With the decline of Mexico‘s Familia Michoacana drug gang, it appears that the Sinaloa Cartel has stepped up as the largest distributor of methamphetamine to the U.S., illustrating an inherent contradiction in any “war on drugs.”
Over the past several months, the once-mighty Familia Michoacana has suffered several major blows to its organizational structure. In December, police shot and killed Familia leader and founding member Nazario Moreno Gonzalez, a development which caused the group to split into two factions, one of which calls itself the Caballeros Templarios (Knights Templar), while the other has kept the original name. In June, officials arrested another Familia leader, Jose de Jesus Mendez, alias “El Chango,” prompting government security spokesman Alejandro Poire to claim that “what was left of the command structure of this criminal organization is destroyed.”
He may be right — now, in perhaps the clearest sign of the group’s decline, the Familia has reportedly lost its tight hold on the lucrative methamphetamine trade. This has traditionally been the largest source of revenue for the criminal organization. According to the Associated Press, the rival Sinaloa Cartel has taken advantage of the Familia’s weakened state to seize control of meth production, and is expanding on a massive scale. As evidence, the report says that a haul of more than 400 metric tons of precursor chemicals, used to produce meth, that were seized from a warehouse in Queretaro last July belonged to the Sinaloans.
Even more telling than the sheer bulk of chemicals was the way in which they were organized; when police raided the warehouse they found its contents neatly stacked by forklift into separate categories, suggesting that the group has a well-developed industrial process for making and transporting methamphetamine.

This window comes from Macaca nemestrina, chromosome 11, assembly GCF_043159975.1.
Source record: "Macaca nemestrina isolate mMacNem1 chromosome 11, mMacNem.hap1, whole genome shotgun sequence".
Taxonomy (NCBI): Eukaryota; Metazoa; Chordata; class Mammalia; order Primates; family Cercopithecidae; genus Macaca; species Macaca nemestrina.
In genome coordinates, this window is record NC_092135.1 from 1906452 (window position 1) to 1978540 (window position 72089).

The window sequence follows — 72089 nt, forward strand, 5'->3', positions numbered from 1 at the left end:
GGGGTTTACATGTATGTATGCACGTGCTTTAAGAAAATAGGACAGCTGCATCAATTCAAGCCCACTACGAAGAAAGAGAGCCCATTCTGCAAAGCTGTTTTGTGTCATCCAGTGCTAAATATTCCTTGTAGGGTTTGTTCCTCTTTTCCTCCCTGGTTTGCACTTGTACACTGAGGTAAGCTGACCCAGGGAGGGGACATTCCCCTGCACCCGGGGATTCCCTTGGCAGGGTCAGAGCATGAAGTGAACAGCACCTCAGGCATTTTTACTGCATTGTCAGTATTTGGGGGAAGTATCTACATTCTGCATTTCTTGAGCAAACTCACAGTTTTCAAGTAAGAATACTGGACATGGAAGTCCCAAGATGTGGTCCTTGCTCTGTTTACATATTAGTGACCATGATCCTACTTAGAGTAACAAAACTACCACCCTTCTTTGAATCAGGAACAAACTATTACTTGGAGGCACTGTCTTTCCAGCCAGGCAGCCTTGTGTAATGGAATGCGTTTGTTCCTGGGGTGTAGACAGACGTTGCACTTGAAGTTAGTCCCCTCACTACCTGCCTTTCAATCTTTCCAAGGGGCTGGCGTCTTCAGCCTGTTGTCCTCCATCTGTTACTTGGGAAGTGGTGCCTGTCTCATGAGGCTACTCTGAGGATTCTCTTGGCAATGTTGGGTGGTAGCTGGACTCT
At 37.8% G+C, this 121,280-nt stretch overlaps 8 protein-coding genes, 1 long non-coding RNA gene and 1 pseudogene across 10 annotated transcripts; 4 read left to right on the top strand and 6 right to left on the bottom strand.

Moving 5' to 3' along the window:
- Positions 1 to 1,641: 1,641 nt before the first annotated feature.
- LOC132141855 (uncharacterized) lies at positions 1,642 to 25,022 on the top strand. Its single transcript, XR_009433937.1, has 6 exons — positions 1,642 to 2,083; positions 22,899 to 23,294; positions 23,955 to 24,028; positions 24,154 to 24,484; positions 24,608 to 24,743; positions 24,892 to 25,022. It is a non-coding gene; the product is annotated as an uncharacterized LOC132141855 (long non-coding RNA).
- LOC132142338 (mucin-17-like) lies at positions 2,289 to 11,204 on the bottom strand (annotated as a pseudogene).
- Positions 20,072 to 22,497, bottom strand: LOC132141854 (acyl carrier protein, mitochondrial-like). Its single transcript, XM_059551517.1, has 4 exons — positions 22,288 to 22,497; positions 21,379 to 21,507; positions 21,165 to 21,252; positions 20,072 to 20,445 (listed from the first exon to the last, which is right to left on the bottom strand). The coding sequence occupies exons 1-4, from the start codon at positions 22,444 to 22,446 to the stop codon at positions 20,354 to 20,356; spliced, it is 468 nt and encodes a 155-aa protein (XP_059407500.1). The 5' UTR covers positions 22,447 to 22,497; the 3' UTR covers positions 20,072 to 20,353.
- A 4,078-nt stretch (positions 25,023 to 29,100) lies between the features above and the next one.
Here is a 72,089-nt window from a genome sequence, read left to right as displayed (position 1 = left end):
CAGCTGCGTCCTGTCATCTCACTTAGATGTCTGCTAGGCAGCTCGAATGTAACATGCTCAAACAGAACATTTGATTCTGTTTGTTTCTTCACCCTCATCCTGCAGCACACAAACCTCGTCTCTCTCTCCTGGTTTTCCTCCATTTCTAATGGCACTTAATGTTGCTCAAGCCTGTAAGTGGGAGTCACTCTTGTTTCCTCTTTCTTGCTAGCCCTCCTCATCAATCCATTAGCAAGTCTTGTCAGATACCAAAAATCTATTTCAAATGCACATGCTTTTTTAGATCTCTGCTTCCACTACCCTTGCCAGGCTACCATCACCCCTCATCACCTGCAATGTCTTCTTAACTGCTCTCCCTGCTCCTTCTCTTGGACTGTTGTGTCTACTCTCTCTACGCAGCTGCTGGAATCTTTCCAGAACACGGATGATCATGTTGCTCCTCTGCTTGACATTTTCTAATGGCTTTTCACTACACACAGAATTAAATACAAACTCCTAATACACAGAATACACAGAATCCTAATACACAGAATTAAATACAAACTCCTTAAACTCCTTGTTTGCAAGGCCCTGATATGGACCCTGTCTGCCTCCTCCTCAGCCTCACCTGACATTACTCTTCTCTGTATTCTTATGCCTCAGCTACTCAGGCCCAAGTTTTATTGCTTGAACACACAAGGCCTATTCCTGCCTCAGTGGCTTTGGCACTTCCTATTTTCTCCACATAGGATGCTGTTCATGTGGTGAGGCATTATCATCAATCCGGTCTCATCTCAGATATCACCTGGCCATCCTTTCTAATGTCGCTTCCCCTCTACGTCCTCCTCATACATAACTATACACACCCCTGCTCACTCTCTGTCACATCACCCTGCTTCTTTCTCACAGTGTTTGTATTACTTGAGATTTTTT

This is a classic illustration of the so-called hydra effect, or balloon effect — the process by which each blow a government strikes against one organized criminal group simply allows another to rise and take its place. Following to this theory, targeting individual groups will usually only cause production to shift location or change hands. In this case, the cartel taking over the meth trade, Sinaloa, happens to be the most powerful in the country, which does not bode well for U.S. efforts against this highly addictive substance.
According to one anonymous U.S. law enforcement official in Mexico who spoke to the Associated Press, the Sinaloa Cartel has the potential to surpass the Familia’s meth-exporting efforts, as the group already has an extensive supply chain for bringing cocaine, heroin and marijuana into the United States. “Although La Familia has distribution points in the U.S. … they don’t have the distribution network that Sinaloa Cartel has,” said the official.
What’s more, demand for Mexican meth in the U.S. has gone up in recent years. As the Wall Street Journal reported recently, the Mexican military raided 103 clandestine methamphetamine labs during the first six months of this year, which amounts to a 25 percent increase from the same period in 2010. Meanwhile U.S. border officials seized a record 5,588 kilograms of meth along the border last year, up from 3,602 kilos in 2009. Officials have already seized that much so far this year, and are set to surpass last year’s record.